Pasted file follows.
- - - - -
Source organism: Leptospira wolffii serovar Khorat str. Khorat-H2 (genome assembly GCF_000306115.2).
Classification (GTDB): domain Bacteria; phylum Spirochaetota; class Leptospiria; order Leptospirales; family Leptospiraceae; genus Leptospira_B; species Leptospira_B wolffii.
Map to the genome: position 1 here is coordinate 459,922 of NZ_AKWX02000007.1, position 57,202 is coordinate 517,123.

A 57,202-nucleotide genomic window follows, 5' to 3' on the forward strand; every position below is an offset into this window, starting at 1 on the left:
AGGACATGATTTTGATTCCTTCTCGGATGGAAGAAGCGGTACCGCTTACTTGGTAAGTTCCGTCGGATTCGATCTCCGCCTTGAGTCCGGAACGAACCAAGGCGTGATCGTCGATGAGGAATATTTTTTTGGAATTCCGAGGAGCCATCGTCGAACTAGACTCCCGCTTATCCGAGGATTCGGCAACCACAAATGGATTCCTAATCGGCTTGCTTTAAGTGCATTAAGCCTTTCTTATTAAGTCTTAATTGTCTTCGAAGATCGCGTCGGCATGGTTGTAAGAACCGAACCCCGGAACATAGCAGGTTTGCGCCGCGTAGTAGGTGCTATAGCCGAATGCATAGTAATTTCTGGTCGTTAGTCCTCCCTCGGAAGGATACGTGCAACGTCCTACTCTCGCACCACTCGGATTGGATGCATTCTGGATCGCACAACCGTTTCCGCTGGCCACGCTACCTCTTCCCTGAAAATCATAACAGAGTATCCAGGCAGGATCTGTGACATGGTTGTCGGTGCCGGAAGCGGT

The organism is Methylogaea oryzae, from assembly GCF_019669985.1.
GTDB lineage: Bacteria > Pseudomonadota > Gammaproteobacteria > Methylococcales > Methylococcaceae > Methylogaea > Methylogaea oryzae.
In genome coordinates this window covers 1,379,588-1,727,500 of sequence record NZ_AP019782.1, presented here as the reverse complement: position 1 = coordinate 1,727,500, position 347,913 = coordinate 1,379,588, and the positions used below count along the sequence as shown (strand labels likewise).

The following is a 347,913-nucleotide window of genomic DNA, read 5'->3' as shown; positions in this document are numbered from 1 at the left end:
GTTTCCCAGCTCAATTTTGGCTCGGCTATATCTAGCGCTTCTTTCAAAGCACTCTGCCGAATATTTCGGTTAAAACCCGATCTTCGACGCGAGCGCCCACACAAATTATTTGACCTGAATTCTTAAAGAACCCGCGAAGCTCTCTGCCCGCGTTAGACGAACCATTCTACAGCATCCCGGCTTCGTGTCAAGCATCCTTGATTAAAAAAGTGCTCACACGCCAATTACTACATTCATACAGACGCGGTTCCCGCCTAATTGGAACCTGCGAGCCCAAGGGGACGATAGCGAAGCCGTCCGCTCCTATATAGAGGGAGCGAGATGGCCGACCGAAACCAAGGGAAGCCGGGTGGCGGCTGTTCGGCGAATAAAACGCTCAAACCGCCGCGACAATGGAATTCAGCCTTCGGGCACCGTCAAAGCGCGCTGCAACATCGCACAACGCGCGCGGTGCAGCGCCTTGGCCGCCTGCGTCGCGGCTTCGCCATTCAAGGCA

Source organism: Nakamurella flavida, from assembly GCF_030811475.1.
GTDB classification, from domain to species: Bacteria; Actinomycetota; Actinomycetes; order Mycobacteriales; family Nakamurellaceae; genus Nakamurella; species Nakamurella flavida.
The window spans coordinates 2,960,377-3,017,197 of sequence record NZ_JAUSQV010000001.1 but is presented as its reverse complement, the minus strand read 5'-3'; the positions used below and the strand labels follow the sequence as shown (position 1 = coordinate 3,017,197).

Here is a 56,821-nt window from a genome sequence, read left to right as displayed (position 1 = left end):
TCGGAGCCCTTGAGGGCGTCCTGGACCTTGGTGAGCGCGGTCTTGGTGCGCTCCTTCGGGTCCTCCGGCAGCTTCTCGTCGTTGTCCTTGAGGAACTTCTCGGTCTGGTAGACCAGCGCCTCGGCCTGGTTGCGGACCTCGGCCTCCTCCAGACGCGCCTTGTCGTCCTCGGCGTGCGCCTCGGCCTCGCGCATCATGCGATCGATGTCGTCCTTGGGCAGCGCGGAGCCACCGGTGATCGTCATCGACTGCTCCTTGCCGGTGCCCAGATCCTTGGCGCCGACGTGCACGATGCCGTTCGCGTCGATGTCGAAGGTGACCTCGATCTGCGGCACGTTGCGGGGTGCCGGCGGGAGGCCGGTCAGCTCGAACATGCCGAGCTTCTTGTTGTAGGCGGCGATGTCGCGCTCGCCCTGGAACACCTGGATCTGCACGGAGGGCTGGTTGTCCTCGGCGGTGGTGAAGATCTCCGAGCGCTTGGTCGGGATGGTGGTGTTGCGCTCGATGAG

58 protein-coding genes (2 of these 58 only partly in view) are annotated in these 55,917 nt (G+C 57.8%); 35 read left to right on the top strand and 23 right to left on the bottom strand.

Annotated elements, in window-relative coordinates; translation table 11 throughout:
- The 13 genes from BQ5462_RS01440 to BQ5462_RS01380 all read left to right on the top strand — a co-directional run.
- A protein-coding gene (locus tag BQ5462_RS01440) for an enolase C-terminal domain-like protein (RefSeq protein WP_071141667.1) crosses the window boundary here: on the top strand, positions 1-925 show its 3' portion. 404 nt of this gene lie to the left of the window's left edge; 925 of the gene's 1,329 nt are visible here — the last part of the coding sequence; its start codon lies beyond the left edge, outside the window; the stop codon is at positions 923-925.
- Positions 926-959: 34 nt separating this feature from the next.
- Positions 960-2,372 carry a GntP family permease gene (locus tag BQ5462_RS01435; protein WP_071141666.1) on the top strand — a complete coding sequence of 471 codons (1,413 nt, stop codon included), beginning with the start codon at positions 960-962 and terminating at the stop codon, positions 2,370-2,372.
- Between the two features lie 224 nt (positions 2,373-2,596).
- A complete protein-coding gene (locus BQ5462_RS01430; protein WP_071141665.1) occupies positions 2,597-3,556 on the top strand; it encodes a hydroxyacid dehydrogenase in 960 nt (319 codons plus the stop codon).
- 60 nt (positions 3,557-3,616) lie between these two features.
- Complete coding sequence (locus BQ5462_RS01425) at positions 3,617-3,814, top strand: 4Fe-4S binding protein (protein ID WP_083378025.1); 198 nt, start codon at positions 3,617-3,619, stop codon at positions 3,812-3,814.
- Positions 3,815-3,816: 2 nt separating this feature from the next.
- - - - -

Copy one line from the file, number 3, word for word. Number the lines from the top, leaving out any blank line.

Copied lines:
Map to the genome: position 1 here is coordinate 459,922 of NZ_AKWX02000007.1, position 57,202 is coordinate 517,123.